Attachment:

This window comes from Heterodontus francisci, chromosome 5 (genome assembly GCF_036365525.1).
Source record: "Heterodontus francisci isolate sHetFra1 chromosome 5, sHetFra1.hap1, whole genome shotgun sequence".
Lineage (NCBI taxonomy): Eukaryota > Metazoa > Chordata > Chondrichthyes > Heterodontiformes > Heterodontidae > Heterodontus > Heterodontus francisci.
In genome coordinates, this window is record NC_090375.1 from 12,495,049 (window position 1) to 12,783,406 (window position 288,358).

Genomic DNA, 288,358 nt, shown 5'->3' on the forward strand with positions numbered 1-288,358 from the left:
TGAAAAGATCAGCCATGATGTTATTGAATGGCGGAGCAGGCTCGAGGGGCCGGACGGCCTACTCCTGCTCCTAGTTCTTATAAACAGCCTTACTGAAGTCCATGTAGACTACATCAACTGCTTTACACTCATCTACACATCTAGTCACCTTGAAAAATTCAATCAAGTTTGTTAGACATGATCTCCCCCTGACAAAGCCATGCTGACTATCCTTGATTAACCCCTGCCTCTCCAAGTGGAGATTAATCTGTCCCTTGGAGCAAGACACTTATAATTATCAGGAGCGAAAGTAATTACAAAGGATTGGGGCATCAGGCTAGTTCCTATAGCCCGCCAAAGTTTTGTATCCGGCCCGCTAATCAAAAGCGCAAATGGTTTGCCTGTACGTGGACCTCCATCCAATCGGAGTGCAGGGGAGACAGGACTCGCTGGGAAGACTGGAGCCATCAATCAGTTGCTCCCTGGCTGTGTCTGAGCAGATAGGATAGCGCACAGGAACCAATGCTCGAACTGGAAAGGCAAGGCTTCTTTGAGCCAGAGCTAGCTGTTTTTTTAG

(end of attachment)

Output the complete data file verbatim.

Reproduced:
This window comes from Heterodontus francisci, chromosome 5 (genome assembly GCF_036365525.1).
Source record: "Heterodontus francisci isolate sHetFra1 chromosome 5, sHetFra1.hap1, whole genome shotgun sequence".
Lineage (NCBI taxonomy): Eukaryota > Metazoa > Chordata > Chondrichthyes > Heterodontiformes > Heterodontidae > Heterodontus > Heterodontus francisci.
In genome coordinates, this window is record NC_090375.1 from 12,495,049 (window position 1) to 12,783,406 (window position 288,358).

Genomic DNA, 288,358 nt, shown 5'->3' on the forward strand with positions numbered 1-288,358 from the left:
TGAAAAGATCAGCCATGATGTTATTGAATGGCGGAGCAGGCTCGAGGGGCCGGACGGCCTACTCCTGCTCCTAGTTCTTATAAACAGCCTTACTGAAGTCCATGTAGACTACATCAACTGCTTTACACTCATCTACACATCTAGTCACCTTGAAAAATTCAATCAAGTTTGTTAGACATGATCTCCCCCTGACAAAGCCATGCTGACTATCCTTGATTAACCCCTGCCTCTCCAAGTGGAGATTAATCTGTCCCTTGGAGCAAGACACTTATAATTATCAGGAGCGAAAGTAATTACAAAGGATTGGGGCATCAGGCTAGTTCCTATAGCCCGCCAAAGTTTTGTATCCGGCCCGCTAATCAAAAGCGCAAATGGTTTGCCTGTACGTGGACCTCCATCCAATCGGAGTGCAGGGGAGACAGGACTCGCTGGGAAGACTGGAGCCATCAATCAGTTGCTCCCTGGCTGTGTCTGAGCAGATAGGATAGCGCACAGGAACCAATGCTCGAACTGGAAAGGCAAGGCTTCTTTGAGCCAGAGCTAGCTGTTTTTTTAG